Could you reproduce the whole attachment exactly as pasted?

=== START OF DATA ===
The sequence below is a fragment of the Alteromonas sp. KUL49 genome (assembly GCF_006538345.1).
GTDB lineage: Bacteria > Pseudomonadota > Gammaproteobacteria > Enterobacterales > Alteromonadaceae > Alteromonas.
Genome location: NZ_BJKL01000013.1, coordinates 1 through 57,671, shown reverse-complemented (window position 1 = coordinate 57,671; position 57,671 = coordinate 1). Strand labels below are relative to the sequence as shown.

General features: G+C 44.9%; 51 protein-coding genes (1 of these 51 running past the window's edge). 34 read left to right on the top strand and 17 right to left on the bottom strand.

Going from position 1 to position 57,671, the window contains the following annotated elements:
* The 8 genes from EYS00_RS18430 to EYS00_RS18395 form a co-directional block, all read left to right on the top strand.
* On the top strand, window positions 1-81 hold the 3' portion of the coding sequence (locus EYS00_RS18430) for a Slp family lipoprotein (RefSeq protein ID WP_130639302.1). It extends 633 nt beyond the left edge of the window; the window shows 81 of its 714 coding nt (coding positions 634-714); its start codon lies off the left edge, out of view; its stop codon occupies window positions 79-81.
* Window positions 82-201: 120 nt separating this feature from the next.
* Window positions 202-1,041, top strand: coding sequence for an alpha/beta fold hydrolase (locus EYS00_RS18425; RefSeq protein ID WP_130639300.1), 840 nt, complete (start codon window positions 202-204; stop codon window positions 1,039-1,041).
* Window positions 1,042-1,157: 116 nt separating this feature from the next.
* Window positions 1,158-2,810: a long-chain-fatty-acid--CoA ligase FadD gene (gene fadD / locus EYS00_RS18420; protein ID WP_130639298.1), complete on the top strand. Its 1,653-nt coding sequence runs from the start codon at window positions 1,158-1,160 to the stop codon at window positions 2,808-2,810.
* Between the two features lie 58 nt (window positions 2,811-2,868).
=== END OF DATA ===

The sequence below is a fragment of the Alteromonas sp. KUL49 genome (assembly GCF_006538345.1).
GTDB lineage: Bacteria > Pseudomonadota > Gammaproteobacteria > Enterobacterales > Alteromonadaceae > Alteromonas.
Genome location: NZ_BJKL01000013.1, coordinates 1 through 57,671, shown reverse-complemented (window position 1 = coordinate 57,671; position 57,671 = coordinate 1). Strand labels below are relative to the sequence as shown.

General features: G+C 44.9%; 51 protein-coding genes (1 of these 51 running past the window's edge). 34 read left to right on the top strand and 17 right to left on the bottom strand.

Going from position 1 to position 57,671, the window contains the following annotated elements:
* The 8 genes from EYS00_RS18430 to EYS00_RS18395 form a co-directional block, all read left to right on the top strand.
* On the top strand, window positions 1-81 hold the 3' portion of the coding sequence (locus EYS00_RS18430) for a Slp family lipoprotein (RefSeq protein ID WP_130639302.1). It extends 633 nt beyond the left edge of the window; the window shows 81 of its 714 coding nt (coding positions 634-714); its start codon lies off the left edge, out of view; its stop codon occupies window positions 79-81.
* Window positions 82-201: 120 nt separating this feature from the next.
* Window positions 202-1,041, top strand: coding sequence for an alpha/beta fold hydrolase (locus EYS00_RS18425; RefSeq protein ID WP_130639300.1), 840 nt, complete (start codon window positions 202-204; stop codon window positions 1,039-1,041).
* Window positions 1,042-1,157: 116 nt separating this feature from the next.
* Window positions 1,158-2,810: a long-chain-fatty-acid--CoA ligase FadD gene (gene fadD / locus EYS00_RS18420; protein ID WP_130639298.1), complete on the top strand. Its 1,653-nt coding sequence runs from the start codon at window positions 1,158-1,160 to the stop codon at window positions 2,808-2,810.
* Between the two features lie 58 nt (window positions 2,811-2,868).